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The Dream Encyclopedia 2nd Edition

4.0 out of 5 stars 6 customer reviews
ISBN-13: 978-1578592166
ISBN-10: 157859216X
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Editorial Reviews

From Booklist

With 250 entries, The Dream Encyclopedia covers the role of dreams from the Gilgamesh epic to the theories of Sigmund Freud. Lewis is the author of The Astrology Encyclopedia [RBB Ag 94] and The Encyclopedia of Afterlife Beliefs and Phenomena [RBB Ap 15 95]. His new work includes scientific information on sleep and information on the place of dreams in religion and anthropology. For example, entries on religions and ethnic groups from around the world discuss the importance of dreams to those cultures. Entries range from one to four pages and end with bibliographies of sources for additional information. Black-and-white photographs accompany many of the articles. Arranged alphabetically, the encyclopedia is easy to use, and cross-referencing is accomplished by using boldface type. A section on dream interpretation, with more than 700 symbols and what they are supposed to mean, follows the encyclopedia. An appendix lists addresses of organizations and laboratories that do dream research. A subject index provides additional access.

The work does have some flaws. For example, Patricia Garfield is mentioned in the entry Healing and Dreams, but her name is not boldfaced to refer to her own entry. The same is true of Cicero in the article on Rome. One can also quarrel with certain omissions. While there are entries for authors (e.g., Chaucer), Samuel Taylor Coleridge's dream that became "Kubla Khan" is omitted. Some entries suffer from lack of depth. For example, the article Sleep Learning states that memory shuts down so learning cannot take place in sleep but provides little explanation of this beyond references to other sources.

Dreams are a popular subject with at least two other recent works. The Encyclopedia of Dreams: Symbols and Interpretation, by Rosemary Ellen Guiley [RBB O 15 93], is another popular treatment that emphasizes dream interpretation. The Encyclopedia of Sleep and Dreaming, edited by Mary A. Carskadon [RBB O 15 93], is a more scholarly work with lengthy articles written by scientists. Lewis' encyclopedia contains elements of both works but duplicates neither. The Dream Encyclopedia is recommended for high-school and public libraries that need a popular treatment of this topic. --This text refers to an out of print or unavailable edition of this title.

Review

"A very convenient one-volume reference on everything you might want to read regarding dreams and dream interpretation...an excellent source of basic information."— About.com

"The Dream Encyclopedia is an aid to both dream interpretation and beginning dream research."— American Reference Books

"easy to use…. Recommended."— Booklist

"Lewis (DePaul Univ.) and Oliver (independent scholar) explore dreams in a cultural, historical, and psychological context. Recommended."— Choice

"Stop spending your waking hours trying to decipher your dreams. Check out The Dream Encyclopedia."— Complete Woman

"Whether one is a serious student of dreams, or wishes merely to peruse the volume for pleasure, one cannot help but learn something about the fascinating world of dreams from Lewis's helpful contribution to the literature on the subject."— Foreword Magazine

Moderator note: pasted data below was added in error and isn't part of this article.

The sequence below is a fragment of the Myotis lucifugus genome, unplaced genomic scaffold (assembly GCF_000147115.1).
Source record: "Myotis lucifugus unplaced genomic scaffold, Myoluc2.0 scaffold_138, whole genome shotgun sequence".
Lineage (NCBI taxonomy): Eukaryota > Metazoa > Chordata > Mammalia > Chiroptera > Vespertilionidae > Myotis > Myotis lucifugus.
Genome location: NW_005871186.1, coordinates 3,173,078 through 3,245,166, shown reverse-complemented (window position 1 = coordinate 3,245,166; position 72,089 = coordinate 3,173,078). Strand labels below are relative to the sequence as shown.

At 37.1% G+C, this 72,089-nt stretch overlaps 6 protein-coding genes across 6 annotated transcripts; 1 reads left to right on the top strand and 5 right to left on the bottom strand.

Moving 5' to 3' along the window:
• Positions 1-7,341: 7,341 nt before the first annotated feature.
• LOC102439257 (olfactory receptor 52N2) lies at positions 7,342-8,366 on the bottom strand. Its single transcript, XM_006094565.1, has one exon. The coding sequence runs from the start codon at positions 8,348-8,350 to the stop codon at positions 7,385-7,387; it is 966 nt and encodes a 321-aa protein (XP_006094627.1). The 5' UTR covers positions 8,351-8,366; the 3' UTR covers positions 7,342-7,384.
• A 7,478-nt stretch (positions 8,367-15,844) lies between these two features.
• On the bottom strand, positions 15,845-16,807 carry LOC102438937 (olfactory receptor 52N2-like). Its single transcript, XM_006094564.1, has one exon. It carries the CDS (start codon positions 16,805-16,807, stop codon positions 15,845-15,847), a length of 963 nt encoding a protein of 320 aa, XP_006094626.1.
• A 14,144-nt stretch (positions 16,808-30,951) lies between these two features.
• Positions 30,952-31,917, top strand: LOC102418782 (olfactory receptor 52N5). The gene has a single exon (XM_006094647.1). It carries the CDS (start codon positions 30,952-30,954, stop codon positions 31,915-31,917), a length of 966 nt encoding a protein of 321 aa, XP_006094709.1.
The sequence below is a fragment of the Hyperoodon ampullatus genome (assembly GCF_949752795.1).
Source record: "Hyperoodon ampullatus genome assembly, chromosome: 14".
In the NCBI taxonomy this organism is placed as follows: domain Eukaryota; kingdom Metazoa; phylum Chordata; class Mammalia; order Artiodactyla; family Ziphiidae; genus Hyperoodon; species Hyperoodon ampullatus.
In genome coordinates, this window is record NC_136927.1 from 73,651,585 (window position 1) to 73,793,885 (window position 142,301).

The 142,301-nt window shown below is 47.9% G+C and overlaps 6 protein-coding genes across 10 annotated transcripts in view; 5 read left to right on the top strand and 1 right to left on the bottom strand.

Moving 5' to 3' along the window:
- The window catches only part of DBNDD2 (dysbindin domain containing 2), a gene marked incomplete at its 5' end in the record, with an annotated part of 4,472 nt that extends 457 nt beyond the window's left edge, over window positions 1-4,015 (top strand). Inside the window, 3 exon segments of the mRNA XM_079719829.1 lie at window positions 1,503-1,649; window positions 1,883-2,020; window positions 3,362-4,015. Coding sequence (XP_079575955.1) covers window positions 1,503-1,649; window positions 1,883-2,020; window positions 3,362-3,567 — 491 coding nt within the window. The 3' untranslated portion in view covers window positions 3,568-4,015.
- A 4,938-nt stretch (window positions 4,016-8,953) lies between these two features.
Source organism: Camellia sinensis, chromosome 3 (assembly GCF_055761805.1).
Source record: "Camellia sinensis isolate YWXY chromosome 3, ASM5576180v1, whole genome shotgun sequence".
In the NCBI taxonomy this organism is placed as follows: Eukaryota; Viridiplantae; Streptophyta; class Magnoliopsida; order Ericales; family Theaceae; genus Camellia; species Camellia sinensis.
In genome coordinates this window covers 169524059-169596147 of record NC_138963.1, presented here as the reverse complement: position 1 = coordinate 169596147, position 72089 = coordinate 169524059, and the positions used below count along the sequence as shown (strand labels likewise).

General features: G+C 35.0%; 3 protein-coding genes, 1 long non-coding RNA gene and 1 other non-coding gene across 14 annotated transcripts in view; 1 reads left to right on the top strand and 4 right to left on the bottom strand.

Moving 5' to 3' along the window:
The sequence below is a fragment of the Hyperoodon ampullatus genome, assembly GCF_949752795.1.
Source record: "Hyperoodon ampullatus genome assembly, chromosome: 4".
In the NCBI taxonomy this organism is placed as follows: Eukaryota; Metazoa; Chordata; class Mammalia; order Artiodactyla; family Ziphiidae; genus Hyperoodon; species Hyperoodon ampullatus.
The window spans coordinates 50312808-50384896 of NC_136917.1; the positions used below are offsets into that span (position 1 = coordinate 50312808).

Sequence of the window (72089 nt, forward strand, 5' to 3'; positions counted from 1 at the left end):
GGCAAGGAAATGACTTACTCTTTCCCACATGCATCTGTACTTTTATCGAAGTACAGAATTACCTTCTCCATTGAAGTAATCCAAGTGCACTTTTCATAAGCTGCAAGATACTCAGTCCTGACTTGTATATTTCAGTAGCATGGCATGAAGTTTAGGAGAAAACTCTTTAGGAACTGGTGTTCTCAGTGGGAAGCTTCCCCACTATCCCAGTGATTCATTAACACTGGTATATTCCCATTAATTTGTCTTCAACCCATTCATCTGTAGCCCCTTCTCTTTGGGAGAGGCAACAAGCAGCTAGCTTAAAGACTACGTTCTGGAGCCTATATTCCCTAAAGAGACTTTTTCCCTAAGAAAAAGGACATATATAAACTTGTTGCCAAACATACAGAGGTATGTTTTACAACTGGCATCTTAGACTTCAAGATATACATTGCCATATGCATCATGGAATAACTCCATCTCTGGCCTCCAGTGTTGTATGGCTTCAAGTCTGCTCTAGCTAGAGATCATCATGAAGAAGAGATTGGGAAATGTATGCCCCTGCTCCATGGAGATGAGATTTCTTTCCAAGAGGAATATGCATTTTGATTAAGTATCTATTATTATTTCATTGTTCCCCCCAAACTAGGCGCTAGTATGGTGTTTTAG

"Encompassing all facets of popular interest in dreams, this general interest resource provides a broad overview of contemporary studies of dreaming, and sheds light on notions of dreams from around the world."— Reference and Research Book News
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Product Details

  • Paperback: 432 pages
  • Publisher: Visible Ink Press; 2 edition (May 1, 2009)
  • Language: English
  • ISBN-10: 157859216X
  • ISBN-13: 978-1578592166
  • Product Dimensions: 7.2 x 1 x 9.1 inches
  • Shipping Weight: 1.4 pounds (View shipping rates and policies)
  • Average Customer Review: 4.0 out of 5 stars  See all reviews (6 customer reviews)
  • Amazon Best Sellers Rank: #618,201 in Books (See Top 100 in Books)

Customer Reviews

Top Customer Reviews

By A Customer on March 20, 1999
Format: Paperback
This book is a little helpful when trying to figure out what something in a dream means. It's cool to see the background for something but it doesn't always necessarily help. The dream symbol dictionary doesn't have enough symbols and I often am finding that the things I am dreaming of aren't in there.
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Format: Paperback
This book is perfect for anyone who wants to deepen their study of dreams. It is filled with entries that give historical, cultural, even psychological insight into our dreams. I find most dream encyclopedias limiting, because they are too general about the meanings of dreams. They don't take into account a person's experiences. A nameless book I found in England, for example, explains what a Negro represents in a dream. I found that information irrelevant and offensive. This book does have a brief section on dream symbols. I refer to it from time to time, but only as a reference.

In my 20 years of dream work, I have found that the best source for dream symbols is the individual dreamer. You don't need a dictionary, unless you simply want to be entertained. After I bought this book, I tossed every other dream book I had.
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By A Customer on March 16, 1999
Format: Paperback
An excellent resource for any lay person looking for infomation on dream meanings and symbols!
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